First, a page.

The phrase “Klaatu Barada Niko” from the film has appeared on many occasions in science fiction and pop culture. There was no translation given in the film what the phrase means. People speculated that it could be a safe word used during missions. In 2008, the film was remade. There is some debate among fans about the remake. It was not as well-received as the original. The film was selected for preservation in the United States National Film Registry as “culturally, historically, or aesthetically significant in 1995”.  This social-conscious picture, still holds relevance today, even more so in this recent climate we are confronted with anti-tolerance, fear, and hate.



The film is based on the 1879 H.G Wells novel of the same name and directed by Byron Haskin. It is a modern retelling changing the setting to 1953 Southern California while also commenting on the then-ongoing Cold War and the nuclear arms race starring Gene Barry and Ann Robinson.  The film is basically about an alien invasion on earth and is considered a thrilling story. The film received critical acclaim and went on to influence other science fiction films.

Steven Spielberg made an adaptation of the original Wells novel in 2005 which features several references to the original film. The 1988 TV series is a sequel to the film where Ann Robinson reprises her role in a few episodes. She also reprises her role in 1988’s  “Midnight Movie Massacre” and in 2005’s “The Naked Monster”. Another adaptation was made in 2005 directly to DVD titled “The Asylum’s H.G. Wells War of Worlds.”

This sci-fi steampunk film was selected in 2011 for preservation on the United States National Film Registry in the Library of Congress, being deemed “culturally, historically, or aesthetically significant,” mainly for the importance of the film’s release during the early years of the Cold War. Today the film is considered as one of the great influencer’s in the sci-fi action genre as the concept of an alien invasion is continuously used in sci-fi films.



The story is about an extraterrestrial invasion that begins in the fictional California town of Santa Mira.  A local doctor uncovers the invasion and tries to stop it. But how was earth invaded? Alien plan sores grown into large seed pods, able to reproduce a duplicate of each human nearby. As each pod reaches maturity, it assimilates the physical characteristics, personalities, and memories of each sleeping person placed near it. The main difference between the duplicated and the real humans is that these duplicates don’t show any human emotion. They were referred to later as pod people in American culture.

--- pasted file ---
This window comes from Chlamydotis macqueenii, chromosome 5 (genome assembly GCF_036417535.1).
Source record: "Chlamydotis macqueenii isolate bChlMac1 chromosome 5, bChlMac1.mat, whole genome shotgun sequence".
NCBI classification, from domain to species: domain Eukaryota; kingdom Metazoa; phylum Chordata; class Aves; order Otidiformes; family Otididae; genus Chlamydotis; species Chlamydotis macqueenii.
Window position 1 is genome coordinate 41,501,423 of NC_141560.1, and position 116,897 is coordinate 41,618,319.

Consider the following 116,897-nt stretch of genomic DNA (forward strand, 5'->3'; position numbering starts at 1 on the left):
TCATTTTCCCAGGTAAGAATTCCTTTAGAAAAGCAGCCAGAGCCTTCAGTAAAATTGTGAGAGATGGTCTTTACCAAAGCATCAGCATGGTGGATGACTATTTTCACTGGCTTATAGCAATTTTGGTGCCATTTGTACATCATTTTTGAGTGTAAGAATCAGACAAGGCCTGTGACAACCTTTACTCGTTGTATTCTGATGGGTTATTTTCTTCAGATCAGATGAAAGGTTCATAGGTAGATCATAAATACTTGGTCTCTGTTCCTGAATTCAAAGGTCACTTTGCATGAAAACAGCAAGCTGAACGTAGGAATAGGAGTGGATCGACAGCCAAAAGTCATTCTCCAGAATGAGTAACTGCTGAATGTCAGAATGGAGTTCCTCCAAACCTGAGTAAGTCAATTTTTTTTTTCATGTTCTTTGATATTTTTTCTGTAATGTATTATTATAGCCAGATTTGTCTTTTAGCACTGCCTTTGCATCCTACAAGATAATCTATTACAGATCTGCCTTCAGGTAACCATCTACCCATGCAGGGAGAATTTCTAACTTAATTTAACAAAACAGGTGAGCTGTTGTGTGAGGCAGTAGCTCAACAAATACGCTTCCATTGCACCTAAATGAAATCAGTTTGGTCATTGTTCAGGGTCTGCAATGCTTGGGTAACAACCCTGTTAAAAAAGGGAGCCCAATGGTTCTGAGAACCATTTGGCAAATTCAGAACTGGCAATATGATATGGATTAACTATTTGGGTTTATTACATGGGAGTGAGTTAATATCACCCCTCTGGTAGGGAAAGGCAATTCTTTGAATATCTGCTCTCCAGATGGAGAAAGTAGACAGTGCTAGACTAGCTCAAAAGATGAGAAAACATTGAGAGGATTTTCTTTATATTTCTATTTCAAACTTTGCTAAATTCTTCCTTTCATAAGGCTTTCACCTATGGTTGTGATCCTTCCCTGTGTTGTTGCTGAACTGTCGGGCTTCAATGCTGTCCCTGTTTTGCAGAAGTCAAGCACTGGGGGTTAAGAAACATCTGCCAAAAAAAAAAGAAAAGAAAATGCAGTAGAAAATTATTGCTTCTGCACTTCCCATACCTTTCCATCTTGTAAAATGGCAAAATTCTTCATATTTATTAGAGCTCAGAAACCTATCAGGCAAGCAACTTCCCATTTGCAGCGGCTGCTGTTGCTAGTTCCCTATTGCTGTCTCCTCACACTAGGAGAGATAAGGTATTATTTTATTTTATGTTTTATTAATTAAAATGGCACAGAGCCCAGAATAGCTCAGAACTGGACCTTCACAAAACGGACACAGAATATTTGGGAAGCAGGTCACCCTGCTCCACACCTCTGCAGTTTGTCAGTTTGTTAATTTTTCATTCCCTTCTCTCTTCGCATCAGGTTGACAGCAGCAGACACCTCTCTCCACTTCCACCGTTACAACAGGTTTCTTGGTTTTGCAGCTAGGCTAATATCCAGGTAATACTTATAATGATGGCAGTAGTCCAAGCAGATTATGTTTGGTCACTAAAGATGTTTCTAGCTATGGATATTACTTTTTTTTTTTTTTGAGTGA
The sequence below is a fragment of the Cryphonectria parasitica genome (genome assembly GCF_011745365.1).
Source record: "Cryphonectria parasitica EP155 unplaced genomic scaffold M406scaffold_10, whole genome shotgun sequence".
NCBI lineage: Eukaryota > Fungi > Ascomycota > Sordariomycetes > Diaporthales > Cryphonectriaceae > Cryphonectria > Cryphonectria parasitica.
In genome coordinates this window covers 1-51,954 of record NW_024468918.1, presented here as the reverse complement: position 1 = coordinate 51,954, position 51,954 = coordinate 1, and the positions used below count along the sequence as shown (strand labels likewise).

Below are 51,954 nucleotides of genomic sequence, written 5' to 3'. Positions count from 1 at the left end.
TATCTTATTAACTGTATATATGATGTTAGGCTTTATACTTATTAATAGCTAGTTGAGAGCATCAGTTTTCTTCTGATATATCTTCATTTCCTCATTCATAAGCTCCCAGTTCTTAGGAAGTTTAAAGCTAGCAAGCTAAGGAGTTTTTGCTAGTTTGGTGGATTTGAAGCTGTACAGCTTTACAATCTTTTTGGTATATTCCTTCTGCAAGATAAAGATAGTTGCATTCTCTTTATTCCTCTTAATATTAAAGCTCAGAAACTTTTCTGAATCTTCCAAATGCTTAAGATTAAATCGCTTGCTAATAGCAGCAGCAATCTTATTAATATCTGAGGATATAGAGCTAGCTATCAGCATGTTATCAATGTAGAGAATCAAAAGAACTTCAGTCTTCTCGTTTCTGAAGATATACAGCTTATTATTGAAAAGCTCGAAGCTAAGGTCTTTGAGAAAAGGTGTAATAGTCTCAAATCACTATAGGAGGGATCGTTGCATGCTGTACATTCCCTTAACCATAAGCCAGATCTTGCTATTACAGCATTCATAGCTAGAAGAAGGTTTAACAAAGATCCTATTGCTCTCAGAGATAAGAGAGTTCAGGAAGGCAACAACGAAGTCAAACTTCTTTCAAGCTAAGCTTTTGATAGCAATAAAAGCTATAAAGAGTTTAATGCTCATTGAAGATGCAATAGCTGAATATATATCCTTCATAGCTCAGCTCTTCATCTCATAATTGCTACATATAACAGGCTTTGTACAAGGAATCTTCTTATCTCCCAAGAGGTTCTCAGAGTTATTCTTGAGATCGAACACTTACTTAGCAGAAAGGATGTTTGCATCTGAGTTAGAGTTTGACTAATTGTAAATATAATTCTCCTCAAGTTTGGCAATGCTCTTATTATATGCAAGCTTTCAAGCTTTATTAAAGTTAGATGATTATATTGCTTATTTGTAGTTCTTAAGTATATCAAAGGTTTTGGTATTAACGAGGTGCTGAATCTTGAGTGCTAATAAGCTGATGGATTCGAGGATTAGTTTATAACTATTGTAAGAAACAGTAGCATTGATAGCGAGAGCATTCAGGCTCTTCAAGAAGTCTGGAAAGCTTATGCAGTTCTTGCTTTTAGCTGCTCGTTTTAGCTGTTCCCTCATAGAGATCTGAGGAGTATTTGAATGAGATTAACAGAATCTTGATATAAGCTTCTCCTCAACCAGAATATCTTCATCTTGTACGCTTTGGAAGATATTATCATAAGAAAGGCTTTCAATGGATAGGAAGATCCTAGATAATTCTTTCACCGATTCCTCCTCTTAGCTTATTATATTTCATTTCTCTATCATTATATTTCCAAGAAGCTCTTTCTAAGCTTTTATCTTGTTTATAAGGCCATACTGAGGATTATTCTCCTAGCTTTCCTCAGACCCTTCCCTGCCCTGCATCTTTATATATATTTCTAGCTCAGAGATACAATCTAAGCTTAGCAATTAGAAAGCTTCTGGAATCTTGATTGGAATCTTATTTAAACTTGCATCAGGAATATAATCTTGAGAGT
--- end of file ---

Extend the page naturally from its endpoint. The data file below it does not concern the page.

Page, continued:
The film has a strong anti-communism theme and the story is a metaphor for the tyranny endured during the McCarthy era, specifically over the totalitarianism in the wake of Senator Joseph McCarty’s notorious communist witch hunt. The film deals with dehumanization and fear of loss of one’s individual identity. The political references of the film were caught by many people and it obtained a cult following making it a significant film in the sci-fi horror genre.

The creators, among them director Don Siegel, didn’t expect the film to make such an impact. They merely intended to make a thrilling story and entertain and scare people. During the release of the film, it was ignored by critics. However, as years go by critics eventually became more accepting in considering the film for review.

A remake was made in 1978 of the classic paranoid metaphor, this time it is yuppies who threaten to replace humankind with synthetic veggie-humans. The remake was a box office success and was very well received by critics. It is considered by many to be one of the best remakes of a classic.

The film was selected in 1994 for preservation in the United States National Film Registry by the Library of Congress for being “culturally, historically, or aesthetically significant.” Today many consider it an influential film in the sci-fi genre.


2001: SPACE ODESEY (1968)

Partially based on Arthur C. Clarke’s short story “The Sentinel”, the film tells the story of how Humans find a mysterious object buried beneath the Lunar surface that appears to be a monolith. It appears that someone or something helped evolution on earth by placing a monolith, and there is probably another one somewhere else in the universe. Evolution then enabled humankind to reach the Lunar’s surface, where they find another monolith, one that signals the monolith placers. The humans set off on a quest with the “help” of intelligent computer H.A.L. 9000 to achieve the next step in evolution.